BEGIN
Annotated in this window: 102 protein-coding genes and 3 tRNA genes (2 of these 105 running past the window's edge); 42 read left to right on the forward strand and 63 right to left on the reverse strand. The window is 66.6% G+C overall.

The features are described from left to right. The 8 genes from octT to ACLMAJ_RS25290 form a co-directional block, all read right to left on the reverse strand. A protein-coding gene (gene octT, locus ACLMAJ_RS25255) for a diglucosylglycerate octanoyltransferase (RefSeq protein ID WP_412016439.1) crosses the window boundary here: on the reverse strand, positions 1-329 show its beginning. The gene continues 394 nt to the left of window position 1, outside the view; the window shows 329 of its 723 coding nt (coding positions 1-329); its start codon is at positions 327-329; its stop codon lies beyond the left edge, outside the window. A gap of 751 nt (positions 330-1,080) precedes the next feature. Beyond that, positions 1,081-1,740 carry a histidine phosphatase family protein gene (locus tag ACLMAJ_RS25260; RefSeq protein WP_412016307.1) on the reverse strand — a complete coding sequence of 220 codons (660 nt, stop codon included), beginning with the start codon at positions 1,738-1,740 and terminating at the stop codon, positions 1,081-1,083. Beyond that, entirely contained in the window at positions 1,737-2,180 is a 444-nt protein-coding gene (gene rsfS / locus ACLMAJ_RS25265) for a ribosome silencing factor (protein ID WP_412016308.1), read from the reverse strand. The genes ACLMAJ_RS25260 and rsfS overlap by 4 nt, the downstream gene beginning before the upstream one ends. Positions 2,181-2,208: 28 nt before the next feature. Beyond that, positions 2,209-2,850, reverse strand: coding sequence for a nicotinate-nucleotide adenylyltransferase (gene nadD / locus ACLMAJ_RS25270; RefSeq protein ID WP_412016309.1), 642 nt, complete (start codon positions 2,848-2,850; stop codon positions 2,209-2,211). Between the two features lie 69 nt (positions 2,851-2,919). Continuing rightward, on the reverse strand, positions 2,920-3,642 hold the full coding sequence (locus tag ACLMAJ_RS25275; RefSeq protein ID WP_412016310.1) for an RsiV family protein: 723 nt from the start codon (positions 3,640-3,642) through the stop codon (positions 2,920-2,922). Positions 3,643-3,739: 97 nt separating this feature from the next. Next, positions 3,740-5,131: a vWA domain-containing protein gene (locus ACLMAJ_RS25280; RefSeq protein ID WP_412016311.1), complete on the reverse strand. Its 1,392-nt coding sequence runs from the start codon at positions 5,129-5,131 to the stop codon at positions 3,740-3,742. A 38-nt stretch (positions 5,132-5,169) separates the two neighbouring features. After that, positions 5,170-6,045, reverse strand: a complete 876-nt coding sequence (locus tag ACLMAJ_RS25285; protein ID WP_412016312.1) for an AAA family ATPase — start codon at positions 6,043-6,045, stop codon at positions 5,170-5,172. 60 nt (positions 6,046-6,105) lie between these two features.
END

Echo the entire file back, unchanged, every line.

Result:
Annotated in this window: 102 protein-coding genes and 3 tRNA genes (2 of these 105 running past the window's edge); 42 read left to right on the forward strand and 63 right to left on the reverse strand. The window is 66.6% G+C overall.

The features are described from left to right. The 8 genes from octT to ACLMAJ_RS25290 form a co-directional block, all read right to left on the reverse strand. A protein-coding gene (gene octT, locus ACLMAJ_RS25255) for a diglucosylglycerate octanoyltransferase (RefSeq protein ID WP_412016439.1) crosses the window boundary here: on the reverse strand, positions 1-329 show its beginning. The gene continues 394 nt to the left of window position 1, outside the view; the window shows 329 of its 723 coding nt (coding positions 1-329); its start codon is at positions 327-329; its stop codon lies beyond the left edge, outside the window. A gap of 751 nt (positions 330-1,080) precedes the next feature. Beyond that, positions 1,081-1,740 carry a histidine phosphatase family protein gene (locus tag ACLMAJ_RS25260; RefSeq protein WP_412016307.1) on the reverse strand — a complete coding sequence of 220 codons (660 nt, stop codon included), beginning with the start codon at positions 1,738-1,740 and terminating at the stop codon, positions 1,081-1,083. Beyond that, entirely contained in the window at positions 1,737-2,180 is a 444-nt protein-coding gene (gene rsfS / locus ACLMAJ_RS25265) for a ribosome silencing factor (protein ID WP_412016308.1), read from the reverse strand. The genes ACLMAJ_RS25260 and rsfS overlap by 4 nt, the downstream gene beginning before the upstream one ends. Positions 2,181-2,208: 28 nt before the next feature. Beyond that, positions 2,209-2,850, reverse strand: coding sequence for a nicotinate-nucleotide adenylyltransferase (gene nadD / locus ACLMAJ_RS25270; RefSeq protein ID WP_412016309.1), 642 nt, complete (start codon positions 2,848-2,850; stop codon positions 2,209-2,211). Between the two features lie 69 nt (positions 2,851-2,919). Continuing rightward, on the reverse strand, positions 2,920-3,642 hold the full coding sequence (locus tag ACLMAJ_RS25275; RefSeq protein ID WP_412016310.1) for an RsiV family protein: 723 nt from the start codon (positions 3,640-3,642) through the stop codon (positions 2,920-2,922). Positions 3,643-3,739: 97 nt separating this feature from the next. Next, positions 3,740-5,131: a vWA domain-containing protein gene (locus ACLMAJ_RS25280; RefSeq protein ID WP_412016311.1), complete on the reverse strand. Its 1,392-nt coding sequence runs from the start codon at positions 5,129-5,131 to the stop codon at positions 3,740-3,742. A 38-nt stretch (positions 5,132-5,169) separates the two neighbouring features. After that, positions 5,170-6,045, reverse strand: a complete 876-nt coding sequence (locus tag ACLMAJ_RS25285; protein ID WP_412016312.1) for an AAA family ATPase — start codon at positions 6,043-6,045, stop codon at positions 5,170-5,172. 60 nt (positions 6,046-6,105) lie between these two features.